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Student-Faculty Interaction: What the Research Tells Us

by Peter Felten

This post is adapted from chapter 5 of A. Cook-Sather, C. Bovill, and P. Felten, Engaging Students as Partners in Learning and Teaching (Jossey-Bass, 2014).

Decades of research indicates that close interaction between faculty and students is one of the most important factors in student learning, development, engagement, and satisfaction in college (Astin, 1993; Kuh, Kinzie, Schuh, and Whitt, 2005). Indeed, frequent and meaningful student-faculty contact is a central characteristic of all high-impact educational practices (Kuh, 2008).

Emerging scholarship highlights the power of approaching this interaction as a form of partnership. Such an orientation often is unusual in higher education because of the real (and important) distance between the roles of faculty and of students. However, partnership does not require participants to be the same; instead, it is a reciprocal relationship where partners each make significant contributions toward a common aim.

Partnership is a highly flexible practice (for an overview, see this short blog post), that provides faculty and other staff with a way to productively view all of their interactions with students – through a partnership lens. In addition to the classroom, a partnership lens is applicable to the many other spaces where faculty engage in rich partnerships with students, including mentoring undergraduate research, facilitating service-learning, designing and leading study-abroad experiences, and advising living-learning communities.

In the new book Engaging Students as Partners in Learning and Teaching, Alison Cook-Sather, Cathy Bovill, and I synthesize research on student-faculty partnerships. We conclude that partnerships tend to produce similar outcomes for both students and faculty. Since students and faculty are so different, these shared outcomes might seem surprising. However, partnership’s roots in reciprocity and shared responsibility create a solid foundation for all participants to learn and grow in similar ways.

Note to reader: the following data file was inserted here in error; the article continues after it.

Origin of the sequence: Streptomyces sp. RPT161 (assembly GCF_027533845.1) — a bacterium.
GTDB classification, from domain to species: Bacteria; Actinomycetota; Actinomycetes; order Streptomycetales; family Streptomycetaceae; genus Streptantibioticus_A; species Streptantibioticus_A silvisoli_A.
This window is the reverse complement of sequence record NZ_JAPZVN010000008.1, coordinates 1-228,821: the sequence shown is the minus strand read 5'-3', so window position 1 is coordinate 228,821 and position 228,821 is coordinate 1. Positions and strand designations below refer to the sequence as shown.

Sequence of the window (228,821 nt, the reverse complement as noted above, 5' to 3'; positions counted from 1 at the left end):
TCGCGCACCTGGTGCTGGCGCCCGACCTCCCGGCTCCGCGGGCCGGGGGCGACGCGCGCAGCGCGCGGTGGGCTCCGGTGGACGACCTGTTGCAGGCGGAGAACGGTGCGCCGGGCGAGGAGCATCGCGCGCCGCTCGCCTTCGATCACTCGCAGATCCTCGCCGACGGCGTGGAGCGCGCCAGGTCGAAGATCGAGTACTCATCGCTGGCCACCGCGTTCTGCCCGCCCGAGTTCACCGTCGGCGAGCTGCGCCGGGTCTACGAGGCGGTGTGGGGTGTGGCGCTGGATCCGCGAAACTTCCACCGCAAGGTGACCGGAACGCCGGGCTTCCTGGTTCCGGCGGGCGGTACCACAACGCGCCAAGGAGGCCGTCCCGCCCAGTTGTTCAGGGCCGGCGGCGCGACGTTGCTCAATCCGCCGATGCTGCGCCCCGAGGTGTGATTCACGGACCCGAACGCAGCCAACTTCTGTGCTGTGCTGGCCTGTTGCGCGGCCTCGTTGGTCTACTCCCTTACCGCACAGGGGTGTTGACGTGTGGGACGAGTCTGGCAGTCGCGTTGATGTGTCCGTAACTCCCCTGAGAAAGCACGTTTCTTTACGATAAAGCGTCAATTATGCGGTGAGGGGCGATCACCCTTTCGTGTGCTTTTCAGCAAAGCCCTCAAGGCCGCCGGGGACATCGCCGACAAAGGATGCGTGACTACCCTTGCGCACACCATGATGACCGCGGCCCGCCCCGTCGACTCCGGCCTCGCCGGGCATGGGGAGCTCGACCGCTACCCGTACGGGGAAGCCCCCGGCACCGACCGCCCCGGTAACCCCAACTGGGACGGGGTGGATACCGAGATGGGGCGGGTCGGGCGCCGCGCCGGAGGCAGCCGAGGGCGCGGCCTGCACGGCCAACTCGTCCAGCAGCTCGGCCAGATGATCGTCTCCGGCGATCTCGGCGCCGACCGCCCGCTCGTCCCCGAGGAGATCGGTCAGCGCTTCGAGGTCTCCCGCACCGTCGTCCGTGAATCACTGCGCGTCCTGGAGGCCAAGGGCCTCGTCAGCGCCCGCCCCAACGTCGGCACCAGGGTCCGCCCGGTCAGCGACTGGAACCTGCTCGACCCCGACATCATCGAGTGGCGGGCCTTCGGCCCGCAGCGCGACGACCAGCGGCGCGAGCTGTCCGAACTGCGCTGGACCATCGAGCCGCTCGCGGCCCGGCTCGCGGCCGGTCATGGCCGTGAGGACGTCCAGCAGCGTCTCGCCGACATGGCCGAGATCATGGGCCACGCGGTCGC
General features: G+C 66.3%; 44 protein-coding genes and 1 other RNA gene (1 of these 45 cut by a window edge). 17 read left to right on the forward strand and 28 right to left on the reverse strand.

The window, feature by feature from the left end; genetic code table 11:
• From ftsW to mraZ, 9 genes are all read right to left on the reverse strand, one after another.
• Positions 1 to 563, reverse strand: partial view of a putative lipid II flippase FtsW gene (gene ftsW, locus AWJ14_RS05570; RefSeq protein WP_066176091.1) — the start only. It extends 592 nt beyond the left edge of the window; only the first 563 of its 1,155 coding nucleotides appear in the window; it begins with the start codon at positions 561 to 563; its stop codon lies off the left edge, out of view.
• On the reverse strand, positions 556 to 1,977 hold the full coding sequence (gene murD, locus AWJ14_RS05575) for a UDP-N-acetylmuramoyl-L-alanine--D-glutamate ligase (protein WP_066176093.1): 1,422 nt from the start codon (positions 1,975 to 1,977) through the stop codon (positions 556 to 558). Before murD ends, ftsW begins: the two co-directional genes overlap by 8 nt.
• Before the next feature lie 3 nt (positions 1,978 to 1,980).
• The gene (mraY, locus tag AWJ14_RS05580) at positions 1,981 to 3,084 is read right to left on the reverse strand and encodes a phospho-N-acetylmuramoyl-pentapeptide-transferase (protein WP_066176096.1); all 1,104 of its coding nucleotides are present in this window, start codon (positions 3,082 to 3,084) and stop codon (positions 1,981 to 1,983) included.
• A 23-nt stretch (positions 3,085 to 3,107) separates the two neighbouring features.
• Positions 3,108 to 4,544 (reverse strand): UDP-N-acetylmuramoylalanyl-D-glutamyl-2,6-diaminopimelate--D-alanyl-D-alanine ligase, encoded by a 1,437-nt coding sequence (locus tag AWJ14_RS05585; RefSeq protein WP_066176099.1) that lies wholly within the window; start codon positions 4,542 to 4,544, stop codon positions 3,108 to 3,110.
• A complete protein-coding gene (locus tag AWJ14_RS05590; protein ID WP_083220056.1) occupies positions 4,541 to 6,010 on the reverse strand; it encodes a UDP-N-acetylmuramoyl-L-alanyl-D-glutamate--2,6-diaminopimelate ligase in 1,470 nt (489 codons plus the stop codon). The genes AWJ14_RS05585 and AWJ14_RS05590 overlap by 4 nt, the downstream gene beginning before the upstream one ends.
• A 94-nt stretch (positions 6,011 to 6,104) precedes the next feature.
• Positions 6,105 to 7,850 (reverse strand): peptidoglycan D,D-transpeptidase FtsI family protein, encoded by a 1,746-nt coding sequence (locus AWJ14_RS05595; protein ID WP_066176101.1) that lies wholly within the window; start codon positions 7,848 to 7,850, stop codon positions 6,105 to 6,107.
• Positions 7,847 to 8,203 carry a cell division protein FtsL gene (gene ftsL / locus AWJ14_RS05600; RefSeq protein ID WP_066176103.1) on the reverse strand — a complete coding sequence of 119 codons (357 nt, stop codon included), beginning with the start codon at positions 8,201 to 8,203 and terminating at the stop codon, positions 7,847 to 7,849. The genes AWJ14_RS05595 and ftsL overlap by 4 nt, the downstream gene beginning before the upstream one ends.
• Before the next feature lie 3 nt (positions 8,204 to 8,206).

We identified three clusters of outcomes from this work:

(1) Engagement – Partnerships tend to enhance motivation and learning for students and faculty. Specifically, partnerships deepen students’ learning, increase their confidence, and focus them on the process rather than simply the product of learning. For faculty, partnerships often produce new thinking about and understanding of teaching, enhanced enthusiasm in the classroom, and a reconceptualization of teaching and learning as a collaborative process.

(2) Awareness Partnerships also develop metacognitive awareness and an evolved sense of identity in both student and faculty participants. Students become more reflective about their own roles in learning and teaching, and think in new ways about their own capacities as a student. Faculty partners see both their teaching and themselves as teachers in new ways.